Defendants move for summary judgment dismissing the plaintiff’s action. Upon a review of the moving papers and opposition submitted thereto the motions are granted.
The plaintiff, in an unrelated accident, suffered a traumatic brain injury in 1997. In this negligence action, he suffered further injury to his hand and head in 2001. Despite the allegations of a traumatic brain injury, the plaintiff has commenced this action in his own individual capacity.
There is no evidence that a guardian was ever appointed to represent his interest nor have there been any allegations that the plaintiff is not incompetent.
As a result of his brain injury, the plaintiff was accepted to participate in the New York State Department of Health Traumatic Brain Injury Medicaid Waiver Program. According to the TBI Waiver Program manual, the program is administered by the New York State Department of Health through Regional Resource Development Centers (RRDC) and Regional Resources Development Specialists (RRDS) who serve specific counties throughout the state. The manual notes that program uses Medicaid funds to provide support, services and assistance to individuals with a traumatic brain injury to successfully include them in the community, as opposed to being institutionalized.
Waiver services are provided based on the participant’s unique strengths, needs, choices and goals. The individual is the primary decision maker and works in cooperation with providers to develop a plan for services. This process leads to personal empowerment, increased independence, greater community inclusion, self reliance and meaningful and productive activities.
Defendant PHCI, a subsidiary of defendant PHHCSI was authorized as a Service Provider Program and as such it provided home and community support staff, independent living skills training and service coordination to participants of the TBI Waiver Program. PHCI became the service provider for the plaintiff in July of 2006.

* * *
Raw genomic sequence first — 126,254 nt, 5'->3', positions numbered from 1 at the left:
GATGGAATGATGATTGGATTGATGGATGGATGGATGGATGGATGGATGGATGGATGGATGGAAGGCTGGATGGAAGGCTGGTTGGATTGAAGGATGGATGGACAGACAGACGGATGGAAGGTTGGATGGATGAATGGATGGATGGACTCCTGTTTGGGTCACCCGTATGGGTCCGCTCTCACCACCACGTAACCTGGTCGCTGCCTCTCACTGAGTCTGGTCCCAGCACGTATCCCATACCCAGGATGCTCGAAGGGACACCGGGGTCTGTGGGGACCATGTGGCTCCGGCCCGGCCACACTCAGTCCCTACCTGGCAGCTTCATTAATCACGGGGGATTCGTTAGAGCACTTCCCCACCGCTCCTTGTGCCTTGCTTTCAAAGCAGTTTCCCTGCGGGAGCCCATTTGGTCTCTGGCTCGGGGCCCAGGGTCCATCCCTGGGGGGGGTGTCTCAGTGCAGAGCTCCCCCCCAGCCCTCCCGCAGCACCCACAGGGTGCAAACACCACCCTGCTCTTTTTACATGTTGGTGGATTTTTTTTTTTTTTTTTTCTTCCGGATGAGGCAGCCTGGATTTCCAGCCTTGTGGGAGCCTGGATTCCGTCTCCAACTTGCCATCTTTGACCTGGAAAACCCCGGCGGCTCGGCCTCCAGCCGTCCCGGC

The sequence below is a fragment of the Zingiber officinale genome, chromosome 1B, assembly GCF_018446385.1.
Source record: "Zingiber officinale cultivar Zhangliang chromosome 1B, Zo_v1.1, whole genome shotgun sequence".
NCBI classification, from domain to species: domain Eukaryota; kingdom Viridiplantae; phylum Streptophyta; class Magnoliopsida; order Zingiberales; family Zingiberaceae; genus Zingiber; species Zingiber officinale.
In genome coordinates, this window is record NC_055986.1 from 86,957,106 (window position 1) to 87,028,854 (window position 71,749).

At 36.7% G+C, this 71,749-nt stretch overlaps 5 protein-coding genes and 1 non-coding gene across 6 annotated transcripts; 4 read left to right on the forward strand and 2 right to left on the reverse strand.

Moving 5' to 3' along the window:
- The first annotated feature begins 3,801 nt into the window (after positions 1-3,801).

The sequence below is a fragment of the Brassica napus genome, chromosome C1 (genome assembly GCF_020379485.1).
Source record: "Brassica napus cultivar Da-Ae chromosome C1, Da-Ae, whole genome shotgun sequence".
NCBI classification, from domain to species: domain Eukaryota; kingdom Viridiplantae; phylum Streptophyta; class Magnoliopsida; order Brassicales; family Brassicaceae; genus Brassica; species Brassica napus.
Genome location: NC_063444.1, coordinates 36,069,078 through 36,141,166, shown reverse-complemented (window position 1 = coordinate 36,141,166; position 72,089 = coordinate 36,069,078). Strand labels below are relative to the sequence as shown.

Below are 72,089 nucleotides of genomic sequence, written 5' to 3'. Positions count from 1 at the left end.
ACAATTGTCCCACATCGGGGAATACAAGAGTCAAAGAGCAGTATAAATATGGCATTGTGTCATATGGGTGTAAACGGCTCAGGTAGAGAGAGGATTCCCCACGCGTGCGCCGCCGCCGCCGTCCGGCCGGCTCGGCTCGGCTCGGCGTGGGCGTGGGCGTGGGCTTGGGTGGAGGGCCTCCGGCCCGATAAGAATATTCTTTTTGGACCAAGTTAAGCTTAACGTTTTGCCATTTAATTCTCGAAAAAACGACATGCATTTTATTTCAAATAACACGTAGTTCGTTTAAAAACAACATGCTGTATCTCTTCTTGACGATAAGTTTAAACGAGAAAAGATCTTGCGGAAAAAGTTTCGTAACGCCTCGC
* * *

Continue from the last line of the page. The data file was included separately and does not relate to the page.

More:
In October of 2006, the plaintiff requested assistance from PHCI in finding a new residence. The plaintiff lived in a pet free building in the Bronx and was being evicted because he owned a dog.
In accord with the programs guidelines, PHCI submitted a written housing referral locator form to defendant CUCS. CUCS had an agreement with the New York State Office of Mental Health to provide locating services for the traumatic brain injury waiver program in New York City. The Referral indicated that the plaintiff sought a one bedroom apartment in the same neighborhood, or close to current neighborhood, which is within walking distance or a short commute from Jacobi Hospital. With regard to his accessibility needs, the referral forms stated that the plaintiff required an apartment with a bathroom modified for individuals with disabilities, a walk-in shower. In addition, the plaintiff required an apartment with elevator access or on the ground floor of a multiple dwelling or in a private house.
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